3. Robo-advisers

Robo-advisers can be described as automated digital platforms that offer financial planning services online. They work with algorithms to provide financial advice and need very little supervision. How does it work? To find out more about the client's financial situation and goals, they complete an online survey. This data is used by the robo-adviser to provide investment advice.

Robo-advisers are often cheaper than discount brokers. A flat fee is charged by many of these advisors, which can range from 0.2% to 0.5% of the client's account balance. Also, the opening balances can be very low. You can also reach the robo-adviser anytime via an internet-connected device. You don't even need to visit their office. In just a few clicks, you can begin transacting.

Your investment options might be limited. This is because robo-advisers primarily deal in mutual funds.


Expectations will vary depending on which brokerage firm you choose. Let's now focus on the differences.

  • Tailored Service:

    - Full-service brokerages are the most customer-oriented. They offer research-based market insight and alerts, financial advice, portfolio management and other services.

    Discount brokers are more focused on the transactional experience.

    - Robo-advisers offer investment advice through an automated algorithm.

  • Presence:

    - Full-service brokers can have an online presence as well as physical offices that allow for face-to-face interactions.

    Discount brokers are limited to a handful of physical locations. They operate mostly online or by telephone.

    - Robo-advisers can be accessed online only.

  • Asset classes:

    Full-service brokers allow trades in multiple asset types. These include stocks, bonds and derivatives.

    Discount brokers only allow mutual fund and stock investment.

    - Robo-advisers deal primarily in mutual funds.

  • Prices:

    Brokerage fees for full-service brokers are usually 0.3-0.5% per trade.

    Regardless of transaction value, some discount brokers may charge as low as Rs 10 per trade

    Robo-advisers are the most cost-effective. Annual fees can range from 0.2% up to 0.5% of the client's account balance.


It should be your top priority to find a brokerage company that meets both your financial and personal needs. During your selection process, keep these points in mind.

1. View customer reviews: Although individual opinions may not be objective, it is worth reading user reviews. Sometimes, a pattern emerges. The comments can provide information that isn't otherwise available if you carefully examine them.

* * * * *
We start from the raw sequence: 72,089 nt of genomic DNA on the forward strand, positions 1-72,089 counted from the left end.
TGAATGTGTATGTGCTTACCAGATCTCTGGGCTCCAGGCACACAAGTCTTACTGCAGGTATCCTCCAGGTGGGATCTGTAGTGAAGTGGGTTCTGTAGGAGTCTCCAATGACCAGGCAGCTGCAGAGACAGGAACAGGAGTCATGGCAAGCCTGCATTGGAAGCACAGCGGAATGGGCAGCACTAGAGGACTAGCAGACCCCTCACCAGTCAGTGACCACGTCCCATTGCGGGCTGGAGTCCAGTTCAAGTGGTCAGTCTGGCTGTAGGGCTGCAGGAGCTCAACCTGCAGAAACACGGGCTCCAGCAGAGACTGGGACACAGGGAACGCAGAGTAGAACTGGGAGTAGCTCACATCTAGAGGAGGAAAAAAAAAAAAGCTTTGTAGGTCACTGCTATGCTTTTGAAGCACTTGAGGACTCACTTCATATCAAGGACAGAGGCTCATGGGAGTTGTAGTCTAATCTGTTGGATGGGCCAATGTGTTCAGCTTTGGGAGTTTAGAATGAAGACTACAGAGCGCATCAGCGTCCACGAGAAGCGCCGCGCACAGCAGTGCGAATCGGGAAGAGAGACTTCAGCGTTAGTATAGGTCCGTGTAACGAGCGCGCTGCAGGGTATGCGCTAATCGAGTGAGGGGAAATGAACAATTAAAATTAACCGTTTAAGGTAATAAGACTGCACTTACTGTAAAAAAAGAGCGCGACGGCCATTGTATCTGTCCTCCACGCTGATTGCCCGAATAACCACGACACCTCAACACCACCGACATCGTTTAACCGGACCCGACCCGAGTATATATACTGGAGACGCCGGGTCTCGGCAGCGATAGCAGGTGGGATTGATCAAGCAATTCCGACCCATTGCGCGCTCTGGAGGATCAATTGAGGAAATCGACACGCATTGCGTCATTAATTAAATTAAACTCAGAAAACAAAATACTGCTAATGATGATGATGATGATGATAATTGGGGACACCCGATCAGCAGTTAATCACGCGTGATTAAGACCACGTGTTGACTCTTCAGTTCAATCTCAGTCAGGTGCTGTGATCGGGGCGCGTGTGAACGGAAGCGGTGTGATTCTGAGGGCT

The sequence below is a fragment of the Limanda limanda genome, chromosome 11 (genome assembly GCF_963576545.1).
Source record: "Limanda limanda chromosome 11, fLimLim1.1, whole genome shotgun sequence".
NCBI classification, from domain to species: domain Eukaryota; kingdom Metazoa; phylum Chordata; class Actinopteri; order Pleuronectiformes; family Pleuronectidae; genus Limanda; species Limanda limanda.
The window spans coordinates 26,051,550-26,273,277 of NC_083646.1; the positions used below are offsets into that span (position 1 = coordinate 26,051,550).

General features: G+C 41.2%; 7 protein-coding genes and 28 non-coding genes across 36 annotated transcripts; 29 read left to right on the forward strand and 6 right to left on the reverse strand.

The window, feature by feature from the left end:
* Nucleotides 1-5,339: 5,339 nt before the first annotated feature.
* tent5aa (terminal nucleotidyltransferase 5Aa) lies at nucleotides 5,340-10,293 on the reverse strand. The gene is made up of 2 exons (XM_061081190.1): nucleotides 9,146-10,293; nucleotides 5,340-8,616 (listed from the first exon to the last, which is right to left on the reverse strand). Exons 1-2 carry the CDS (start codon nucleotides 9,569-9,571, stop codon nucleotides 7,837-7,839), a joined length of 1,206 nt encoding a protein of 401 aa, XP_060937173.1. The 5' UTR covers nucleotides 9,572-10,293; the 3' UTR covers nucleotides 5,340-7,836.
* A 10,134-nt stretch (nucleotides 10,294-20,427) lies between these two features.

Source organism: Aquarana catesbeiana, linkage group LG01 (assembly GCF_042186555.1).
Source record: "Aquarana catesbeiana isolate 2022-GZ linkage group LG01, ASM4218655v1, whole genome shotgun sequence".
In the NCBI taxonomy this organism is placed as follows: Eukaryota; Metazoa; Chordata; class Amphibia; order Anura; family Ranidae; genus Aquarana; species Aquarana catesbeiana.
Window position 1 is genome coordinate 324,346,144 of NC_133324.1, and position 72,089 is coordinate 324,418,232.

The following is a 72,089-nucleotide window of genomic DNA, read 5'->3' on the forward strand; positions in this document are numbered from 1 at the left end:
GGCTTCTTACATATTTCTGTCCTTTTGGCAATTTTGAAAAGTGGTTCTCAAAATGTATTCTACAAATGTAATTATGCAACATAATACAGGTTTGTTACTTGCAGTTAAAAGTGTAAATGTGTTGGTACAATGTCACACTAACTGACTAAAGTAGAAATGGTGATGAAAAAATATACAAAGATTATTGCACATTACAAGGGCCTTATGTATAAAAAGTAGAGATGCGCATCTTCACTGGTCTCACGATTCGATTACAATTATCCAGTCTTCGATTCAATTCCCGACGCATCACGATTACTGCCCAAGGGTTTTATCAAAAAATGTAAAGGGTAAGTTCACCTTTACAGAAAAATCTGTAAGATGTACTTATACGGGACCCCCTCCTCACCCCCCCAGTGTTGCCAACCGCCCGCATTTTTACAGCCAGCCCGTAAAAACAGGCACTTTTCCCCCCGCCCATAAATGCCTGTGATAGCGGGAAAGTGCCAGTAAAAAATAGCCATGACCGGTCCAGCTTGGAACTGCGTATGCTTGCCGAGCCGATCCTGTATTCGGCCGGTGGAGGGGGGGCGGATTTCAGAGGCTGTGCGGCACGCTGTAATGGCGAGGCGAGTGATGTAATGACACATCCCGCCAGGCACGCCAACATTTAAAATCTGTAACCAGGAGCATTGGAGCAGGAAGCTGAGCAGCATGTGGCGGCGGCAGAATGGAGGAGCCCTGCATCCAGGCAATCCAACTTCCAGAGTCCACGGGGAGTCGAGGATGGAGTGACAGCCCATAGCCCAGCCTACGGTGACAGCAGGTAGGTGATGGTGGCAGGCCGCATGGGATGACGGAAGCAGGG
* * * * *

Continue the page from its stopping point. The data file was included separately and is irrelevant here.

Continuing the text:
2. Review past performance: Past performance is not always a guide to the future. However, if a company has not performed well in the past you should be cautious. You can do extensive research on Indian stockbrokers. Compare the performance and financial reports of different broker agencies online. Seek out reviews and financial papers to see if there are any rankings.

3. Get feedback: Ask your family and friends about their experiences with a broker. Keep in mind, however, that every person's inputs are influenced by their personal perceptions and preferences.

4. Brokerage fees: Every stockbroker has a set brokerage fee. A full-service broker charges a higher fee than robo-advisers and discount brokers but offers more services. Before you choose a broker, compare the fees and features available.


You will need Demat and trading accounts if you want to trade and invest in the stock exchange. You have many options. There are two types of accounts: a standalone trading account and a trading account. A 2-in-1 account combines both. It all depends on your needs. A discount broker could be a good option if you have a solid understanding of the market. You might be a novice in the stock exchange and require guidance at each step. Perhaps you don't have the time or desire to conduct market research and find suitable trading opportunities. A full-service broker, which offers educational resources and deep research insights, would be more suitable for your needs in both of these cases.